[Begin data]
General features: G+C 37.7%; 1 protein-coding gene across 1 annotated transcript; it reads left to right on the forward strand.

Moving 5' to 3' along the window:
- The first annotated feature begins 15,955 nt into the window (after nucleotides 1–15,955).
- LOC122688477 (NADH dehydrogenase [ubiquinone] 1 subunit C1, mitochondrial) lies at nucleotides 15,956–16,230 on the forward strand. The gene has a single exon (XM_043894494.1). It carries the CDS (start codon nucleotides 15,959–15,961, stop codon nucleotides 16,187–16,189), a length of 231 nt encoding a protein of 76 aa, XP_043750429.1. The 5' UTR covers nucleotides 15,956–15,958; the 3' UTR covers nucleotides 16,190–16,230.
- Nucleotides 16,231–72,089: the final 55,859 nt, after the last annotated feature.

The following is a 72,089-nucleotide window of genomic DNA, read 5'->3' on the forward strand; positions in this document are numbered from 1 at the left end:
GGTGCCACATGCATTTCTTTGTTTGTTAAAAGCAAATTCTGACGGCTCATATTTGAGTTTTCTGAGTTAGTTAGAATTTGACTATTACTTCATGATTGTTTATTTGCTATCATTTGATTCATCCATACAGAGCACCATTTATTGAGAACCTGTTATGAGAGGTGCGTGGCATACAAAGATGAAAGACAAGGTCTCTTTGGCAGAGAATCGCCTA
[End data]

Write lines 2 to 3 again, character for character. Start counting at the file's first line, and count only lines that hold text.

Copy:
Moving 5' to 3' along the window:
- The first annotated feature begins 15,955 nt into the window (after nucleotides 1–15,955).